As for the makeup [of the legislature]? That doesn't really change much of our plan. Politicians have to be worried that if they vote against a constitutional right, someone's going to hold them accountable. Anyone's fair game. It's Republicans and Dems who need to be concerned about recalls and putting political targets on their chests in the next election. Because I'm not owned by the Republican Party, and if Republicans jump ship, then we'll go after them. That's what we do. We're an equal-opportunity offender.
What is that plan more specifically? How do you carry out a successful recall effort, or at least place enough pressure to sway votes the way that you want?
Well, the first rule of business is to prove to them that you can actually conduct a recall, and we've proven that. You need to prove to them that it might be a career decision, if they're in a marginal district, to vote for a gun confiscation plan. And then, of course, you can't rest on your laurels — because six years ago is ancient history for some folks. So you have to prove it over and over again.
Right now, we're looking at what districts we'll want to launch recalls in. Some of them are already happening — we're talking with some folks.
Yes, I saw on the recently launched Recall Colorado that Democratic Senator Jeff Bridges and Democratic Representative Meg Froelich are listed as "bad actors." How were they identified, specifically? Is it just because they're in close districts?
Most of the time you'll have some activist that just says, "I can't take this anymore." In this case, it was an activist who saw their votes on the national popular vote and saw how they were changing presidential elections.
I get that. I don't want California or New York or, heck, even Florida, deciding who my president is. That's the genius behind the electoral college. You know, our founding fathers actually did get math; they figured it out. And you're talking to someone who didn't even vote for Donald Trump.
Who did you vote for?
I threw my vote away, even though I was a national delegate.
Interesting. This is jumping between Colorado and national politics, but while we're on the subject of Donald Trump, what are your views of his politics around guns, and how has NAGR attuned its efforts to his presidency?
Here’s a short story: I got an invite to the White House Christmas party this last December, and I thought, “This has got to be a mistake.” But I went anyway, because I wanted to see the White House, and so my wife and I went, and it was nice.
I hope they had more than Big Macs....
[Laughs.] I will say the food was outrageously good; the spread was incredible.
And the reason my invite was somewhat humorous is that our national group has been on the forefront about blowing the trumpet on Donald Trump. He's literally passed more gun controls during his two years as president than Barack Obama did in eight years.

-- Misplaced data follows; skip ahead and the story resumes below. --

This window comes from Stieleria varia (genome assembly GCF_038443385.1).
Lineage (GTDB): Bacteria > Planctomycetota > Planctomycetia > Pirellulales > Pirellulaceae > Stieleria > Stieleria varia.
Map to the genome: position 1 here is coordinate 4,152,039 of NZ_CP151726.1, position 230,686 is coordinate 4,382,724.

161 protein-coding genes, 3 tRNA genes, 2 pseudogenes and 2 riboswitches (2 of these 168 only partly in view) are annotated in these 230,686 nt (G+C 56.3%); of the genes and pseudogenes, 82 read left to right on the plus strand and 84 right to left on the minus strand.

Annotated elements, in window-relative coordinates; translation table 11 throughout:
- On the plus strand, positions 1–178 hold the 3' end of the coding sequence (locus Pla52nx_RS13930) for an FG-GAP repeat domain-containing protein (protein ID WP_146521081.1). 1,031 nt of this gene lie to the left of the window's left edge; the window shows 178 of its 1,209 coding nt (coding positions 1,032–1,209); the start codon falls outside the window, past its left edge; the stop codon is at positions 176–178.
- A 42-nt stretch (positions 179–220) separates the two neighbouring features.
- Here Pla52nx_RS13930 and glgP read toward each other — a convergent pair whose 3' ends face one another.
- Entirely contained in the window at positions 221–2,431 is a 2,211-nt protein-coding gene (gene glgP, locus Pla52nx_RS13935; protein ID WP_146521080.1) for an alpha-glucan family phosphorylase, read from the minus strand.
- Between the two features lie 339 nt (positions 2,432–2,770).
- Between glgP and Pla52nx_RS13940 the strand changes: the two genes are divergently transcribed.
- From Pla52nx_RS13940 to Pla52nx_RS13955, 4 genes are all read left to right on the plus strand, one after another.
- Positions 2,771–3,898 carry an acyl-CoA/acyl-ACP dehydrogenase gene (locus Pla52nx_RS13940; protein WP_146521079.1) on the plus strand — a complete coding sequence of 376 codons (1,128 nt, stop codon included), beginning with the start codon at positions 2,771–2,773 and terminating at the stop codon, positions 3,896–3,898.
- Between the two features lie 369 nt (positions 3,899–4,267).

The bump stock ban was one. And remember, Barack Hussein Obama's ATF refused to regulate bump stocks. So in other words, the NRA and Donald Trump were to the left of the ATF and Obama on the bump stock issue. So to everyone who says that dynamics and party politics are weird: Yes, of course they're weird! And Donald Trump makes it even weirder. He's just not the norm.
Well, now the White House is coming out with a school safety and violence commission that has a slew of solutions, and one of them is the passage of red flag laws. In fact, [on Thursday, March 7], Lindsey Graham announced that the Senate is holding hearings.
And that's one of the reasons I go to D.C. a lot: to talk to senators to figure out who has the cojones to object to unanimous consent on something like that.
So, it sounds like the White House invite was a bit of a surprise given your continued opposition to national gun-control bills Trump has been signing into law. I know that another ongoing concern you have at the national level is universal gun registration. Can you explain why that's an issue?
The goal of some activists in the gun-control movement is to make sure only police officers have any firearms to speak of. But how do you do that?
Well, if you want to ban assault rifles in America like we did with the Feinstein ban for ten years, at that time [in 1994], there were two million or maybe two and a half million AR-15s in America. And now we think there are 35 to 50 million. How do you put that genie back in the bottle? There's only one way: door to door. And good luck with that.
So are you saying that universal gun registration would create a national inventory so that if you wanted to confiscate a class of firearms — say, assault rifles — you'd know exactly where to find them and who owns them?
The joke within the firearms community right now is that, if they think an assault-weapons ban is coming, they'll say, “Oh, yeah, I lost that [gun] in a boating accident," or "I sold that [gun] to a friend.”